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Black Panthers Released From Solitary Confinement

New America Media, Commentary, Earl Ofari Hutchinson Posted: Jul 25, 2008

Editor's note: Solitary confinement has become standard penal procedure in many prisons, despite protests by human rights activists that it equates to mental and physical torture. Earl Ofari Hutchinson is an author and political analyst. His new book is How the GOP Can Keep the White House, How the Democrats Can Take it Back

The only thing that's different about the barbaric treatment of Robert King Wilkerson, Herman Wallace and Albert Woodfox from that of thousands of other American prisoners is that they had the dubious distinction of being held in solitary confinement longer than any other known prisoners in American prison history. The three men were held in isolation for more than three decades in the Angola, Louisiana prison.

solitaryThe ludicrously long solitary confinement of the three former Black Panthers, known as the Angola 3, sparked international rage, was condemned by Amnesty International, prompted a congressional visit, and resulted in civil suits and endless court appeals. The three prisoners were convicted in the 1972 slaying of an Angola prison guard.

There was no physical evidence linking them to the murder. They were convicted on the testimony of a serial sex offender serving a life sentence. Despite information that prison officials withheld evidence from jurors, relied on tainted testimony, and the subsequent recanting of their testimony against the men by prosecution witnesses, the three face yet another round of court fights.

Since the early 1990s, thousands of prisoners have been locked up in tiny cells for days, weeks, months and even years on end. They are kept in the cells for up to 23 hours, with limited visiting and exercise privileges. The trend toward dumping problem inmates in solitary confinement has become standard penal procedure in many prisons. In fact, the penchant for isolating prisoners has sparked a mini-boom in the building of isolation cell prisons, where hundreds of inmates serve virtually their entire sentence in solitary confinement.

California was one of the first to launch the maximum-security isolation cell prison boom in 1989, when it built Pelican Bay. In the next few years, Oregon, Mississippi, Indiana, Virginia, Ohio, Wisconsin and a dozen other states all built new, isolation unit prisons. In 1994 the U.S. Bureau of Prisons built ADX Florence in Colorado. The feds have dumped a virtual "who's who" of convicted international and domestic terrorists in the prison. They include 9/11 conspirator Zacarias Moussaoui, "American Taliban" John Walker Lindh, Unibomber Ted Kaczynski, former FBI agent and convicted spy Robert Hansen, Olympic Park and abortion-clinic bomber Eric Rudolph, and many others. By the end of the 1990s, more than 30 states operated control-units, or Supermax prisons. By then, the number of prisoners serving their sentence in isolation cells had sharply risen. A Justice Department study found that some states had piled nearly 20 percent of their inmates in these prisons by the end of the 1990s.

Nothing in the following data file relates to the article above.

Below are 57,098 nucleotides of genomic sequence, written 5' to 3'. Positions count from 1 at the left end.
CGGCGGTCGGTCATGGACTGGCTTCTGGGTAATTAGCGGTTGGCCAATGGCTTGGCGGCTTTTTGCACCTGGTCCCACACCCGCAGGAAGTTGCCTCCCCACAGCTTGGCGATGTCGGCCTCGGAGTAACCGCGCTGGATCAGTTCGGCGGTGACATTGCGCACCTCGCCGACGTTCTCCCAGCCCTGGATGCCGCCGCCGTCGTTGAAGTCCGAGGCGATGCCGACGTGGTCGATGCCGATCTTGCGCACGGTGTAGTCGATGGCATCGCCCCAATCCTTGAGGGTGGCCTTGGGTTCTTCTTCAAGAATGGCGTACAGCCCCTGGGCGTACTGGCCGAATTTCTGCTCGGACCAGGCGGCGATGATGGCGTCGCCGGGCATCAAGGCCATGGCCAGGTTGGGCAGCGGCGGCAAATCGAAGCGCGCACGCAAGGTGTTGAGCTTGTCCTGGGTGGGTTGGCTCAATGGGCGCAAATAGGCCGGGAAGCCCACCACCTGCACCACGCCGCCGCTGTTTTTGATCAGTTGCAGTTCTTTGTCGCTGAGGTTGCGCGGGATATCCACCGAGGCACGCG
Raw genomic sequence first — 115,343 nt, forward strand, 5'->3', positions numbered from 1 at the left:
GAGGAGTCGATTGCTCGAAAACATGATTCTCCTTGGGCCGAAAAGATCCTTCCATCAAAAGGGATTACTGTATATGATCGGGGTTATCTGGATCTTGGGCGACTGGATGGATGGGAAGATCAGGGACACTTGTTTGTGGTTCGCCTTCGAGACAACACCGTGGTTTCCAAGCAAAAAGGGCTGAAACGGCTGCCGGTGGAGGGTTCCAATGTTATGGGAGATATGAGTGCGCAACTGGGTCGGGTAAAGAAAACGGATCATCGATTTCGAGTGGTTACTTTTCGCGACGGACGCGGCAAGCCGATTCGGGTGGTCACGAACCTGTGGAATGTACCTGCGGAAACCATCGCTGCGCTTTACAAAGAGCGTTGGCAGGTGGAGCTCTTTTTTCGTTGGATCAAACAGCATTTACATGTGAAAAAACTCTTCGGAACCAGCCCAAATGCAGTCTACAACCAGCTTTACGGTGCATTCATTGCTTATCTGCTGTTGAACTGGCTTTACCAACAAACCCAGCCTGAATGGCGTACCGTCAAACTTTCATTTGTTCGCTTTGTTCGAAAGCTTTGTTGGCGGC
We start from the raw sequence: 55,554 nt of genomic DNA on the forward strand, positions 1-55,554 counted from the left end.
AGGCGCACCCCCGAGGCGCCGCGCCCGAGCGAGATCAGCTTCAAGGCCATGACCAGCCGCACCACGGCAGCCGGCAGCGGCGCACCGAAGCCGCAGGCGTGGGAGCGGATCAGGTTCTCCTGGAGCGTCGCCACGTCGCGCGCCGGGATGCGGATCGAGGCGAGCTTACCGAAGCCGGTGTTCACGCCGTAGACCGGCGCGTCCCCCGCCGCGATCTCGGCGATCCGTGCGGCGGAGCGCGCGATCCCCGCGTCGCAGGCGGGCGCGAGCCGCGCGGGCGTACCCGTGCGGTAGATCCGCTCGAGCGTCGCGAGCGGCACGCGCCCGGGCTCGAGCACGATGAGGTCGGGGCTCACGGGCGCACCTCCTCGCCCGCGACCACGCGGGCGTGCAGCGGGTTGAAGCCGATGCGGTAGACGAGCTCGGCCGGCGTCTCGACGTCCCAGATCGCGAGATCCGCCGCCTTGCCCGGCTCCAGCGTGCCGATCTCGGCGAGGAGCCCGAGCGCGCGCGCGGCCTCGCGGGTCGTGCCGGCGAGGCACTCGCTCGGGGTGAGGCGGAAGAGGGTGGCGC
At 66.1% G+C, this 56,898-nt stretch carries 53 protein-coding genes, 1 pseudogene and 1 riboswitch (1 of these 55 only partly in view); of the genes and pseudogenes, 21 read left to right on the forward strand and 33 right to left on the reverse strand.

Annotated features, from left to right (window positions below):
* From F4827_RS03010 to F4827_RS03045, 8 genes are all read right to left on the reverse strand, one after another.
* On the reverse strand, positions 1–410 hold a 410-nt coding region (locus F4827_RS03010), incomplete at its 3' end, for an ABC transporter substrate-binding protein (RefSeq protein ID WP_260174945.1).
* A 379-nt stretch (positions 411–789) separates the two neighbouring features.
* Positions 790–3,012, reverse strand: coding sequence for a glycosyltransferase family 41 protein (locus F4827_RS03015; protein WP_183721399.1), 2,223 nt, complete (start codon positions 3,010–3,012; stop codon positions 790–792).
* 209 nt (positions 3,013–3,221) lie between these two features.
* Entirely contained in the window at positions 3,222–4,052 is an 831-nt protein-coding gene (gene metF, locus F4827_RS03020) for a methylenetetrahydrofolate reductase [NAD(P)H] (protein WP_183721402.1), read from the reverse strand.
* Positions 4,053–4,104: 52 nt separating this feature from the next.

The drastic plunge in crime, nationally, has not stopped the rush by states to lock up even more inmates in isolation cells. By 2005, 40 states were operating Supermax prisons. The prisons held more than 25,000 prisoners. Many of them will spend nearly all of their prison years in solitary confinement.

A number of psychologists, penal experts, and studies have documented the array of mental and physical problems that prolonged isolation can cause. The ACLU and other human rights activists condemned prolonged prisoner isolation as mental and physical torture, and have filed lawsuits against the practice. Even some corrections experts have criticized the use of prolonged solitary confinement as an ineffective get-tough security measure. They say that prisoners confined for long periods are more dangerous and pose an even greater threat to guards and other inmates.

Prison officials and the courts have largely remained deaf to pleas to reduce the use of solitary confinement as an extra punitive control measure for prisoners. The argument that the Louisiana prisoners were wrongly convicted and their isolation was cruel and unusual punishment certainly didn't mean much to Angola prison authorities. Despite protests from activist groups and celebrity notables over their long-term isolation and the compelling evidence that the men were falsely convicted, the years drudged by and the three prisoners remained locked in isolation.

It took a visit to the prison in March by House Judiciary Chair John Conyers before prison officials finally released them from solitary confinement. That's a small victory, but it's not freedom. Wallace's case is currently in a state appeals court. Woodfox's attorneys have asked a federal court to review his case.

The courts may take years to decide whether to free them or not. In the meantime, more and more prisoners will continue to suffer in America's not-so-splendid isolation chambers.

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